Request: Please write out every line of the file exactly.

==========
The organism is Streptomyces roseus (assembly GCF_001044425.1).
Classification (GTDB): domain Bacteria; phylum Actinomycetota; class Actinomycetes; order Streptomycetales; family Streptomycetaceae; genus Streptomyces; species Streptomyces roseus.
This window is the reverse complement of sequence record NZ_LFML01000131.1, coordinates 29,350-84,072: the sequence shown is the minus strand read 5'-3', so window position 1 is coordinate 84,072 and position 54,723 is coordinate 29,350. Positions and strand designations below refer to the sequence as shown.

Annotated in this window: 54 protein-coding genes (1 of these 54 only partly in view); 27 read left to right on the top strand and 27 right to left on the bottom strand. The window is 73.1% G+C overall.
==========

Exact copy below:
The organism is Streptomyces roseus (assembly GCF_001044425.1).
Classification (GTDB): domain Bacteria; phylum Actinomycetota; class Actinomycetes; order Streptomycetales; family Streptomycetaceae; genus Streptomyces; species Streptomyces roseus.
This window is the reverse complement of sequence record NZ_LFML01000131.1, coordinates 29,350-84,072: the sequence shown is the minus strand read 5'-3', so window position 1 is coordinate 84,072 and position 54,723 is coordinate 29,350. Positions and strand designations below refer to the sequence as shown.

Annotated in this window: 54 protein-coding genes (1 of these 54 only partly in view); 27 read left to right on the top strand and 27 right to left on the bottom strand. The window is 73.1% G+C overall.